Long lines in Israel: Syria tensions spur rush for gas masks

Israeli security officials don't think Syrian President Assad will strike Israel, but they are still preparing for a possible chemical weapons attack.

Nir Elias/Reuters
Israelis carry their old gas mask kits in order to replace them with new ones as others leave with new gas mask kits at a distribution point in Tel Aviv Aug. 28, 2013. Thousands of Israelis on Wednesday continued to line up for gas masks or ordered them by phone, spurred on by fears that any Western military response to last week's alleged chemical weapons attack in Syria could ensnare their own country in war.

Israelis have overwhelmed the military’s gas mask distribution network after warnings from Iran and Syria that Israel might be targeted for retaliation should the United States attack Syria.

They descended on handout centers and flooded information hot lines as Israel’s security cabinet approved a limited call-up of reservists and the army reportedly deployed more missile interceptor batteries in case of a rocket attack. 

The threats fueled rising anxiety that Israeli cities and towns might be the next target of a possible chemical weapons strike by the Assad regime and evoked memories of the waiting period before the first and second Iraq wars, when Israelis braced for missiles with chemical and biological warheads that never came.

At the time, many Israelis were convinced that former Iraqi President Saddam Hussein would strike, even though it would risk unleashing a ferocious Israeli reprisal. The same fears exist regarding Syrian President Bashar al-Assad.

"I don’t want to risk my family," says Anton Borodko, a software programmer as he left from a Tel Aviv post office with gas mask kits. "If Assad understands that everything is over for him, he might want to slam the door and have some fun at the end."

With headlines in Israel's top newspapers declaring a "countdown" to an American strike, Israeli authorities are trying to strike a balance between boosting preparedness and reminding the public that the security establishment's prevailing assessment is that Mr. Assad won’t hit Israel.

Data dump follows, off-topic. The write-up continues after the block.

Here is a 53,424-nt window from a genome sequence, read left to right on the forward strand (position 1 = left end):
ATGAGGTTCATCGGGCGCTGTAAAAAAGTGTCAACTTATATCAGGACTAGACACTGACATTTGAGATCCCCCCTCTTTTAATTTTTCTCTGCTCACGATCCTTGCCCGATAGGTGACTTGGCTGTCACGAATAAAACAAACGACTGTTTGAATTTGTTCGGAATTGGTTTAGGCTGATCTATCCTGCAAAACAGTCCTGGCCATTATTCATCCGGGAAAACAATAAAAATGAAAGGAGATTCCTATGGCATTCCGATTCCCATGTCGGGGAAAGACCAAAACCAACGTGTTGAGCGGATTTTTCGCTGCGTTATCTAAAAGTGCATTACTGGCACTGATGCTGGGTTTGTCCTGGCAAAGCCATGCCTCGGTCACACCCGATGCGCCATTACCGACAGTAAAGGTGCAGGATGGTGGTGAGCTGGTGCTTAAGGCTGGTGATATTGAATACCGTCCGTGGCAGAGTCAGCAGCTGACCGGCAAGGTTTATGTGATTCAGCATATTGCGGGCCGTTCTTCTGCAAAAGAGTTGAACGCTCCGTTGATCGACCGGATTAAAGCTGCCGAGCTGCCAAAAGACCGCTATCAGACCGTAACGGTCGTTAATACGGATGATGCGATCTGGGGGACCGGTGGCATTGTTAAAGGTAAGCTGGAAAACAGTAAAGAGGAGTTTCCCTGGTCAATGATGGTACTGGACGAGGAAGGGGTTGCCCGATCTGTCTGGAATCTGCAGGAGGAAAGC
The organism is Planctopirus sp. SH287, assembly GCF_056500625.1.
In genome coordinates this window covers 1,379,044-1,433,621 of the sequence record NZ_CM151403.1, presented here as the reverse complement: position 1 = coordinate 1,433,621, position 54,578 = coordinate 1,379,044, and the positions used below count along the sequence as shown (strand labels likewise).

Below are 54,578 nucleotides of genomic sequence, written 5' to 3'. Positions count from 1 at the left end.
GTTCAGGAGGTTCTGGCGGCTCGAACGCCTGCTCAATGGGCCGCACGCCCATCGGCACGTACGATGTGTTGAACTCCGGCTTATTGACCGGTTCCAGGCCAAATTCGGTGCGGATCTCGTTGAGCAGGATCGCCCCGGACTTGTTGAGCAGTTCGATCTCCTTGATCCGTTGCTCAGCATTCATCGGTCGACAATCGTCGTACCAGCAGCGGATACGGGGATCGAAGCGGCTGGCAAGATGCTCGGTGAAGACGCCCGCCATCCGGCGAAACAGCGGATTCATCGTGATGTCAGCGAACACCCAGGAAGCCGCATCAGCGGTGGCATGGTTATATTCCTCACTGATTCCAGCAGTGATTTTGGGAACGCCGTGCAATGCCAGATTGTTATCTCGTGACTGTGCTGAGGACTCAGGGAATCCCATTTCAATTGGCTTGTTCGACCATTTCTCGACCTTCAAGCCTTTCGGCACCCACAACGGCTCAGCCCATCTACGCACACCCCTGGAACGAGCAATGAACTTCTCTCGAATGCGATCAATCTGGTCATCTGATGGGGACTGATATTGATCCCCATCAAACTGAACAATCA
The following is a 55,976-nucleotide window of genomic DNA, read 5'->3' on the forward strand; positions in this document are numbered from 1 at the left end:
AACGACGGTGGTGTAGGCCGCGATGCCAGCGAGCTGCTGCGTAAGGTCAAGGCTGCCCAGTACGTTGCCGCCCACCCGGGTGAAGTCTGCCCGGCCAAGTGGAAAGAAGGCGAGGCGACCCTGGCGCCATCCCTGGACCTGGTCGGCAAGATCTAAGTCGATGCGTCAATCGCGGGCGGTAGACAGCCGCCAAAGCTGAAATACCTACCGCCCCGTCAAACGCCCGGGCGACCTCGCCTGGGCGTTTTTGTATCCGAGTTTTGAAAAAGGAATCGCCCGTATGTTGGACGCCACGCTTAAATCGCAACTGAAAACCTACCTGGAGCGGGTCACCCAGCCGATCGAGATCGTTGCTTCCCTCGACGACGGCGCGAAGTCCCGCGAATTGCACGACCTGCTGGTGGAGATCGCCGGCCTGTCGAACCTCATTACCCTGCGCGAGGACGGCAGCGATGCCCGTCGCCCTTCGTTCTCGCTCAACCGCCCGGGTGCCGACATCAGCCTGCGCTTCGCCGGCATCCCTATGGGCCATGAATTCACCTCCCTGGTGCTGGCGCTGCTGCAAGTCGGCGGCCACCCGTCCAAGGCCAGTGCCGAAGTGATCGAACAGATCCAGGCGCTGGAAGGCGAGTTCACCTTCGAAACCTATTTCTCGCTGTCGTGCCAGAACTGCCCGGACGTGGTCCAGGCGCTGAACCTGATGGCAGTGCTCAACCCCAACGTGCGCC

"There’s no reason to change one’s routine. At the same time, we are preparing for every scenario,’’ said Prime Minister Benjamin Netanyahu Wednesday after holding a third day of consultations on Syria this week. "The Israel Defense Forces are ready for any threat and prepared to respond forcefully."

But tensions are already rising. A police spokesman said that officers were called in to distribution centers in Tel Aviv and Jerusalem to keep tensions from boiling over. In a Jerusalem mall, dozens of irate Israelis who had waited over an hour stampeded past postal workers in charge of the distribution to claim gas mask kits for their own.

"People lost their temper. They were grabbing at whatever gas masks they could find," says Bryan Choritz, a restaurant owner who had come to get new gas masks for his children. "If the Americans hit them, they’ll hit us. If they can’t reach the American homeland, they’ll go for their allies in the region."

On Wednesday, Iranian military Chief of Staff Hassan Firouzabadi was quoted by Iranian news media as saying that "any attack on Syria would burn down Israel." A day before, Syrian Foreign Minister Waleed Moalem said that US punishment for chemical weapons attack of last week would serve Israeli interests. 

Israeli analysts consider the remarks as bravado and doubt Assad will risk provoking Israel because it would further threaten his grasp on power more than two years into the insurgency. They point out that Syria declined to retaliate against Israel after any of the four alleged Israeli airstrikes inside Syrian territory this year.

"Rhetoric in the Middle East is always out of sync with reality. Assad and his regime are in such a difficult position that it would be irrational and suicidal of them to take military action. There’s a very vicious civil war going on. That’s the logic," says Gerald Steinberg, a political science professor at Bar Ilan University. "But there is concern that logic doesn’t work in the Middle East."

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